Once your area has experienced its last frost, you can take your plants outside and plant them in the garden. Watch them grow, and produce all the fresh, healthy, organic vegetables that you can now eat, can, give away. Your body, and friends and family will love you for these fresh healthy vegetables.

<p>That was just really enjoyable. I just paid about $100 bucks for Blue-Red-White led aquaponics garden table top system that only holds 6 plants. I'm going to do this next time. I want fresh pesticide tomatoes and herbs etc year round. I'm also going to make a plant stand out of PVC pipe that I also saw on instructibles that I can add shop lights with grow bulbs to under each shelf. I want about 4 shelves. I love Instructables. I grew up without parents to teach me anything so, Instructables has really replaced my parents.... Thank you again so much, Judy</p>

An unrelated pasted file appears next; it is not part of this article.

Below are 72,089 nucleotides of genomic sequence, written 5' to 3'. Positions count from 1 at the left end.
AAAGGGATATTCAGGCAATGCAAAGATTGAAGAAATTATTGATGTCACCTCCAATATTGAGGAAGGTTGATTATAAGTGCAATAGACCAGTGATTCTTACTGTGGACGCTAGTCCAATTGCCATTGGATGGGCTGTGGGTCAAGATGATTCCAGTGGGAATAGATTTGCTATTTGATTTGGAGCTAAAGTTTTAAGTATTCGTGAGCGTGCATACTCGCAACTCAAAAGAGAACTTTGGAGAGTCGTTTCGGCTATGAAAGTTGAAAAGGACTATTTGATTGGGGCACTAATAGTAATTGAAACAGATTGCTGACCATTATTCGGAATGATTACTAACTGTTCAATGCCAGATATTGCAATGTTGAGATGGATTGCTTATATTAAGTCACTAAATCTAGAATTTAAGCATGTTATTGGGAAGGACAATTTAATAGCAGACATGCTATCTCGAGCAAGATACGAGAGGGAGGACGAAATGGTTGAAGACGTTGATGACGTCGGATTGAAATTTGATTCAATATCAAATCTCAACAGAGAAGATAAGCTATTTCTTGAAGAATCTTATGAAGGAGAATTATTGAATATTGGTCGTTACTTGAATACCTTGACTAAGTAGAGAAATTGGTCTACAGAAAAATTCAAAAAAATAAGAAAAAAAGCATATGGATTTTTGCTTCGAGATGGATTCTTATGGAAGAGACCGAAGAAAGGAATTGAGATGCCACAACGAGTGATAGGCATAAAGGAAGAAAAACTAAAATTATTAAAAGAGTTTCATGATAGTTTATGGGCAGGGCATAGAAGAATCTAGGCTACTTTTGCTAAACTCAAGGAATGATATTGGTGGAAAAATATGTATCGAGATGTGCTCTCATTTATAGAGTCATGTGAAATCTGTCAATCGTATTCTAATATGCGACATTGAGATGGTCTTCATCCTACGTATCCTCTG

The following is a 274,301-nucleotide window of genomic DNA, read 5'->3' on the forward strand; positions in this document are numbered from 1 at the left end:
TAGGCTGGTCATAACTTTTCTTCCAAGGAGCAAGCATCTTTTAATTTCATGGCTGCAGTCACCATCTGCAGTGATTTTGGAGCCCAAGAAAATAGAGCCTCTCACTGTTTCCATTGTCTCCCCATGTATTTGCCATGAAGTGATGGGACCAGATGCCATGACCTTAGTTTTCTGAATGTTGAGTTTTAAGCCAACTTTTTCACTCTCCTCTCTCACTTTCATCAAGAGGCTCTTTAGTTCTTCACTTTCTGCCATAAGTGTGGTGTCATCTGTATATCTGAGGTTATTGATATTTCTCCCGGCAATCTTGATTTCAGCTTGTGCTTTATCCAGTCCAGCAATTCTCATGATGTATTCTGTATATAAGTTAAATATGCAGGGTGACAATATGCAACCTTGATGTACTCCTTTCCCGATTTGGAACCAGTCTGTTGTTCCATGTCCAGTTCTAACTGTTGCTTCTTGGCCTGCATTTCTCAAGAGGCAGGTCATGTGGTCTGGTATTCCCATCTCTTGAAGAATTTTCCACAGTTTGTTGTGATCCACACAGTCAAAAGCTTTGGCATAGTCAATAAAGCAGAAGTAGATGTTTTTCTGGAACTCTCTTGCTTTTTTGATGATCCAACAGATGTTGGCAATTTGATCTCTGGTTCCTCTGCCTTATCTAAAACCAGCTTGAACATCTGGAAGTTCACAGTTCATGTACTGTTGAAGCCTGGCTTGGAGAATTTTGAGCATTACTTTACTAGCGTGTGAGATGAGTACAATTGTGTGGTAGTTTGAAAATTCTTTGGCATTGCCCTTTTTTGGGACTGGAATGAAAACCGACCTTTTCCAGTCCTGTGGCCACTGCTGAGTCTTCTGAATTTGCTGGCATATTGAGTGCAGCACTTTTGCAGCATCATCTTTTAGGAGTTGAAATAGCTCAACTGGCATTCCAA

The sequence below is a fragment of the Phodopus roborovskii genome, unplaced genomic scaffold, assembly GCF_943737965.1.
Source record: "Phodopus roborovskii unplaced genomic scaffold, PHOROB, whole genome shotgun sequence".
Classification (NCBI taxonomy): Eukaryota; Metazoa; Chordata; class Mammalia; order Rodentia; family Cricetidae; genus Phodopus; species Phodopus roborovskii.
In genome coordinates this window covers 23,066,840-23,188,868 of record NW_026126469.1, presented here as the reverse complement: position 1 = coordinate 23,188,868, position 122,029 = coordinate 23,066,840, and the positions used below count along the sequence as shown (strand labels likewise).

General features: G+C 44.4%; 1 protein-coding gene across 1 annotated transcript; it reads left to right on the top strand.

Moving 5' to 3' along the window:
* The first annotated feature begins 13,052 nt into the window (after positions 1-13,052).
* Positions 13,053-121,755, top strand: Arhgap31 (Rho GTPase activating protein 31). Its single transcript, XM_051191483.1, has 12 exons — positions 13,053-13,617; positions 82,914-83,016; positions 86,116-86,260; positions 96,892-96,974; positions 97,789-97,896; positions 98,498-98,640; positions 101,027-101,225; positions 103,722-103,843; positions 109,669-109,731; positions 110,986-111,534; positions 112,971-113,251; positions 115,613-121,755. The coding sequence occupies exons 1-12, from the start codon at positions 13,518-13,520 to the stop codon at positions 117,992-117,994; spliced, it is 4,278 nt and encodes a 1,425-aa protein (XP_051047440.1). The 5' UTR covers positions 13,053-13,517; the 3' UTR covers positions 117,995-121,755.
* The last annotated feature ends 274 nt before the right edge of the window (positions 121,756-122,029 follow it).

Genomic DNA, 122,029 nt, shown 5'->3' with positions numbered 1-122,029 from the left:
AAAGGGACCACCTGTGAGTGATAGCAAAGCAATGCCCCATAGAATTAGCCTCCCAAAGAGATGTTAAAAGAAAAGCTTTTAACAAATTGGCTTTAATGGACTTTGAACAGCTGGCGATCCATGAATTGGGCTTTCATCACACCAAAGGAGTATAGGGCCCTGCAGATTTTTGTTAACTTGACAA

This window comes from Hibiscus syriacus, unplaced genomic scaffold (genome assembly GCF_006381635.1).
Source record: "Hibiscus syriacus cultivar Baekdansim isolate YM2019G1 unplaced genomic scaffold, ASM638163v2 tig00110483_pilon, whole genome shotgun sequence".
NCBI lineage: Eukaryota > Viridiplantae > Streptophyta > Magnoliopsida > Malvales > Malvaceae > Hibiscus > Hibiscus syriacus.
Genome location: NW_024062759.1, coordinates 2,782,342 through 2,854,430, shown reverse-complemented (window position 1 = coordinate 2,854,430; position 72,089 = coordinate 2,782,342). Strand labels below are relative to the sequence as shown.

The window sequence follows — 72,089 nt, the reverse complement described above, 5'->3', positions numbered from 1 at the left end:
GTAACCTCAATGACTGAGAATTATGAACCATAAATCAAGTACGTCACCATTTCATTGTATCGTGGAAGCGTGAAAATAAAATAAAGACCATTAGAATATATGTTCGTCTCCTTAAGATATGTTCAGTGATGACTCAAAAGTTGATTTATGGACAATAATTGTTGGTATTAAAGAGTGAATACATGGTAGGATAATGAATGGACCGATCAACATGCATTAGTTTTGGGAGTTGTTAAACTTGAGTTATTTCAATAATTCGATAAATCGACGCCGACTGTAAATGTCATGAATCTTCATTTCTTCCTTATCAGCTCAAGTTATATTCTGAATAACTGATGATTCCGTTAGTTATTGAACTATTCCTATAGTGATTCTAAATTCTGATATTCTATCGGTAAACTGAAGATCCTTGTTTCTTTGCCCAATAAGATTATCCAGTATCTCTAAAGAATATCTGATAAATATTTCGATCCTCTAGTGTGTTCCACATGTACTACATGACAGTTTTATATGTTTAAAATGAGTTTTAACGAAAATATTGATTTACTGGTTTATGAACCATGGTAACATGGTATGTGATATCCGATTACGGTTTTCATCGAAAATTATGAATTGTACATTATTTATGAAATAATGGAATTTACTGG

Can you post link to the pvc shelving? I've been wanting to do that myself
<p>Thank you?. I love to garden outside but tend to fail at starting them indoors. I usually end up buying plants. And that defeats the purpose for me. I NEED to grow food. Question is when to plant. </p>
It depends on your zone, you can look on the internet and there are lots of places that tell you when your last frost date is. After you have that info, you can research what it is that you are wanting to plant and you should be able to find out how soon you can start indoors. If you want click on the video and subscribe to my YouTube channel. I am doing a whole series on starting indoors, and would be more than happy to help you with your journey, feel free to ask.